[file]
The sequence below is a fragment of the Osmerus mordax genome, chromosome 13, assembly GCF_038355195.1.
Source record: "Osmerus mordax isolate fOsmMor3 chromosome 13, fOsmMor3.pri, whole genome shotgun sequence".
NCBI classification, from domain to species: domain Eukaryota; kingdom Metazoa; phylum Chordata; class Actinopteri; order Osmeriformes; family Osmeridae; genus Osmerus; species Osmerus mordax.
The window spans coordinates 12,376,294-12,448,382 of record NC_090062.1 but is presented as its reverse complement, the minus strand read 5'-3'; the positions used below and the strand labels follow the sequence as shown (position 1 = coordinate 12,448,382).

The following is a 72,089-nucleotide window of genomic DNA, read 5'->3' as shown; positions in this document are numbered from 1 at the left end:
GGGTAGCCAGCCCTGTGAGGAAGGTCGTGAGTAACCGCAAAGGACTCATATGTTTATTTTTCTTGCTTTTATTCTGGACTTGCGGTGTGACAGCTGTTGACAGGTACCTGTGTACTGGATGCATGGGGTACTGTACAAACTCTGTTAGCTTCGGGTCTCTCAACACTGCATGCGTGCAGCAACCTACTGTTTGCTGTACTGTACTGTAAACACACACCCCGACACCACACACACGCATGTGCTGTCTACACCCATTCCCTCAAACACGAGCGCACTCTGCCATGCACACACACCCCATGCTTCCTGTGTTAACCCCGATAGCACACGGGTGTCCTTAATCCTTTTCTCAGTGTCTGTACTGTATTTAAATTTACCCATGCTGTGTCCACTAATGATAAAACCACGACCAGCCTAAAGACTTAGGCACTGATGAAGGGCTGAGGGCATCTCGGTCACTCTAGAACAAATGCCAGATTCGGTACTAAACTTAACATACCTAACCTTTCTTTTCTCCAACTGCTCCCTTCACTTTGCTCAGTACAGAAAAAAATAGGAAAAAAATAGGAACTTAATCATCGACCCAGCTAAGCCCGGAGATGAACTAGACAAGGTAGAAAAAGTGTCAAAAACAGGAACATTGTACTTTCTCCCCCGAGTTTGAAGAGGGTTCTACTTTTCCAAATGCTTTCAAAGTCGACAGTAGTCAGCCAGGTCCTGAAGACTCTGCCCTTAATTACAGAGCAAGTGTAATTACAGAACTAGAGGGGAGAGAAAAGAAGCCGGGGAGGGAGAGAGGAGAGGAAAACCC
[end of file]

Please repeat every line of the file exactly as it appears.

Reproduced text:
The sequence below is a fragment of the Osmerus mordax genome, chromosome 13, assembly GCF_038355195.1.
Source record: "Osmerus mordax isolate fOsmMor3 chromosome 13, fOsmMor3.pri, whole genome shotgun sequence".
NCBI classification, from domain to species: domain Eukaryota; kingdom Metazoa; phylum Chordata; class Actinopteri; order Osmeriformes; family Osmeridae; genus Osmerus; species Osmerus mordax.
The window spans coordinates 12,376,294-12,448,382 of record NC_090062.1 but is presented as its reverse complement, the minus strand read 5'-3'; the positions used below and the strand labels follow the sequence as shown (position 1 = coordinate 12,448,382).

The following is a 72,089-nucleotide window of genomic DNA, read 5'->3' as shown; positions in this document are numbered from 1 at the left end:
GGGTAGCCAGCCCTGTGAGGAAGGTCGTGAGTAACCGCAAAGGACTCATATGTTTATTTTTCTTGCTTTTATTCTGGACTTGCGGTGTGACAGCTGTTGACAGGTACCTGTGTACTGGATGCATGGGGTACTGTACAAACTCTGTTAGCTTCGGGTCTCTCAACACTGCATGCGTGCAGCAACCTACTGTTTGCTGTACTGTACTGTAAACACACACCCCGACACCACACACACGCATGTGCTGTCTACACCCATTCCCTCAAACACGAGCGCACTCTGCCATGCACACACACCCCATGCTTCCTGTGTTAACCCCGATAGCACACGGGTGTCCTTAATCCTTTTCTCAGTGTCTGTACTGTATTTAAATTTACCCATGCTGTGTCCACTAATGATAAAACCACGACCAGCCTAAAGACTTAGGCACTGATGAAGGGCTGAGGGCATCTCGGTCACTCTAGAACAAATGCCAGATTCGGTACTAAACTTAACATACCTAACCTTTCTTTTCTCCAACTGCTCCCTTCACTTTGCTCAGTACAGAAAAAAATAGGAAAAAAATAGGAACTTAATCATCGACCCAGCTAAGCCCGGAGATGAACTAGACAAGGTAGAAAAAGTGTCAAAAACAGGAACATTGTACTTTCTCCCCCGAGTTTGAAGAGGGTTCTACTTTTCCAAATGCTTTCAAAGTCGACAGTAGTCAGCCAGGTCCTGAAGACTCTGCCCTTAATTACAGAGCAAGTGTAATTACAGAACTAGAGGGGAGAGAAAAGAAGCCGGGGAGGGAGAGAGGAGAGGAAAACCC